Alan Greenblatt is a GOVERNING correspondent.E-mail: email@example.com
While voters exact revenge over the perceived extravagance of legislators, some legislators are aiming similar darts at the top levels of state-sponsored higher education. California, for example, has been in a lather for months over reports of excessive compensation within its public university system. Every few weeks, another auditor or investigation seems to unearth fresh details about executives receiving big salaries for doing nothing--or receiving six-figure severance packages for retiring or resigning voluntarily.
California has been here before. A similar scandal unfolded a decade ago, and all the actors are playing their parts in much the same fashion again. The University of California claims that it's really done nothing wrong, although it will concede that its disclosure rules could have been followed a little more closely. Legislators fulminate that the top brass has been utterly hypocritical for cashing in while demanding ever-increasing tuition from students. "There's a lot of arrogance on UC's part," says state Senator Jeff Denham, one of several legislators who have called for the UC president's resignation. "I think they've felt like they've been above the law."
Many bills are floating around Sacramento to address this. Denham warns that new sets of regulations and disclosure requirements won't fix anything, since in his opinion UC has failed to follow the regulations that are out there now. He wants, therefore, to put the universities on a much tighter leash. Here he gets closer to the true meat of the matter.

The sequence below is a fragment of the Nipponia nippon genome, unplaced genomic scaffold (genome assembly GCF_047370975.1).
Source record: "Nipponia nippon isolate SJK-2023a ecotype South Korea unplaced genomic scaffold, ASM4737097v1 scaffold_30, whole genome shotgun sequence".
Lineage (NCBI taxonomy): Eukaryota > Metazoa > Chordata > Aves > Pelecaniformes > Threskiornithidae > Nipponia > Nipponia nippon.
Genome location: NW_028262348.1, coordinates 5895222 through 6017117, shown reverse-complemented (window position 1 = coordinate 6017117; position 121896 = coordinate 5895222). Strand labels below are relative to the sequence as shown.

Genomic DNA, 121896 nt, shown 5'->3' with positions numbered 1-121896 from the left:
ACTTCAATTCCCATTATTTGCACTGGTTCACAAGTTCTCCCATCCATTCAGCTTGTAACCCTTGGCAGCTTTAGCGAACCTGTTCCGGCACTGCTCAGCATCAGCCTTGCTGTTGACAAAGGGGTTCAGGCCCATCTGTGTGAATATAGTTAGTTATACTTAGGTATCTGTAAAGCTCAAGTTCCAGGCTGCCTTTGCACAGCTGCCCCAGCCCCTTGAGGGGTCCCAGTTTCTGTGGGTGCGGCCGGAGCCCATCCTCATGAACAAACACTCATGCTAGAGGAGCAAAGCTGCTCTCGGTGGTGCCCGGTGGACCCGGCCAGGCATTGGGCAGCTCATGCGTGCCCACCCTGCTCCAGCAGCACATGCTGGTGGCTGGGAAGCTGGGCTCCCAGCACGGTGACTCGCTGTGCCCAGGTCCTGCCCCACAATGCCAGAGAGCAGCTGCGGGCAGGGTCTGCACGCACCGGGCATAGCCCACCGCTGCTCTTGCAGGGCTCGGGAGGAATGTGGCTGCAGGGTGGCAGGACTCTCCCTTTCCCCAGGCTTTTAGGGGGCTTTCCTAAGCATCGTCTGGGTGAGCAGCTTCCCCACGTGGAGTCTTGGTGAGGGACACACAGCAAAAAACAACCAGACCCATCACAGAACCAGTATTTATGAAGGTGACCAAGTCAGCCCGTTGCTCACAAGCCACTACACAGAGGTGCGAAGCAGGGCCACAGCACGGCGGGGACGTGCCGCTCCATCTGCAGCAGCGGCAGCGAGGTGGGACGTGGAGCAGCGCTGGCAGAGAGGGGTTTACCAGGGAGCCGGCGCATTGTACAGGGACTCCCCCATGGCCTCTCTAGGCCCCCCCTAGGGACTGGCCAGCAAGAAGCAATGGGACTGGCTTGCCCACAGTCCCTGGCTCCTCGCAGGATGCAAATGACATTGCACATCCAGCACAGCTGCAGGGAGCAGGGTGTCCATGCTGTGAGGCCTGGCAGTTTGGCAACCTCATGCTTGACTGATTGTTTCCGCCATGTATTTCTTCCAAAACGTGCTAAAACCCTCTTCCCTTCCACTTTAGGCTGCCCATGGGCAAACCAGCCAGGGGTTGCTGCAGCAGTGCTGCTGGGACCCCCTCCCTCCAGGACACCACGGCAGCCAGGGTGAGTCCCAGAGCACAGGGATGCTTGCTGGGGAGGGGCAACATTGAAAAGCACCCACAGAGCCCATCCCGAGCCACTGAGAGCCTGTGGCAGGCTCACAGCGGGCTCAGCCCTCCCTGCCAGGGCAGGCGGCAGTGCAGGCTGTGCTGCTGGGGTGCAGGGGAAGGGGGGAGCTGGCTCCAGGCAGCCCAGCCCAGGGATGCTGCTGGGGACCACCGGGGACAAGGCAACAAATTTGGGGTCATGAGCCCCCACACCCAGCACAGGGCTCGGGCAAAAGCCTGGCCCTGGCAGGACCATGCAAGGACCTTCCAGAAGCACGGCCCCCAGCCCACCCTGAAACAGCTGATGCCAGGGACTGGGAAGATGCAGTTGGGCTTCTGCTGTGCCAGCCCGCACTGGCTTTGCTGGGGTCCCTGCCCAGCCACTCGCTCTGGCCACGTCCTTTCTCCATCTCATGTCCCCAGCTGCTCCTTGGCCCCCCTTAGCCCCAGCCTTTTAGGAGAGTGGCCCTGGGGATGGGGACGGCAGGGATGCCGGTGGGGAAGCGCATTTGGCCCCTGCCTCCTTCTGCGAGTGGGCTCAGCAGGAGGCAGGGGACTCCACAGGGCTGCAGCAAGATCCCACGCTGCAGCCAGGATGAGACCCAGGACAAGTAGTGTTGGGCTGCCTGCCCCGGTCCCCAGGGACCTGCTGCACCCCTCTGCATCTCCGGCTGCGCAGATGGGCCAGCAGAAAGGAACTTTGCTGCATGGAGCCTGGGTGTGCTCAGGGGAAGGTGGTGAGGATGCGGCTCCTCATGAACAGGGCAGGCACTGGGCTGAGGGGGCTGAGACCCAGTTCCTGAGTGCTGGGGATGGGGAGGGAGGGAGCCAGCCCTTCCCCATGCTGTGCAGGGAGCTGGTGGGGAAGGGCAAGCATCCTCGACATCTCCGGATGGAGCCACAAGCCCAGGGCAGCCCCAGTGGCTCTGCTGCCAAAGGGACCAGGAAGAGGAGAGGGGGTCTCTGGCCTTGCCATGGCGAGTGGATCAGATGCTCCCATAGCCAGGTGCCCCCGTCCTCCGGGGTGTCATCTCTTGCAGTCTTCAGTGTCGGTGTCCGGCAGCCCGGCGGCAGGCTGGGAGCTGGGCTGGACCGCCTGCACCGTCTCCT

The reason this issue has commanded so much attention is not ire over a few big paydays. What's frustrating the legislators in California is the same thing that frustrates their counterparts in other states. They depend on public universities to create jobs and the educated workforce to fill them, and yet they have very little say over what happens in those schools. "In Michigan, our universities are given great autonomy by our constitution," says Lorence Wenke, who chairs the state House Higher Education Committee. "Once we give them the dollars, we really don't have any authority over how they spend those dollars."
Many governors and legislators would like to impose the same type of accountability measures on colleges that K-12 schools now live under. They also nurse a wish that their universities would host fewer poetry classes and churn out more engineers and nurses. On the other hand, the major research universities note that state officials want to make greater demands while paying less and less of the bill. The share of the overall UC budget met by the state general fund is down below 20 percent--and it's even less at some prestigious public universities in other states. Indeed, some critics have begun to talk about the "privatization" of elite state universities, envisioning a future in which they will cease to be public institutions in any meaningful sense.
What would help is a debate about universities as public facilities-- what role they should serve and who should finance that role. That would be a more important exercise of legislative energy than expressing outrage each time another accounting firm unearths some egregious executive bonus. "There needs to be this larger public dialogue," says Steve Boilard, who serves as higher education director for the California Legislative Analyst's Office. "There is a greater expectation that the university not just do what it thinks best but be a more public institution."
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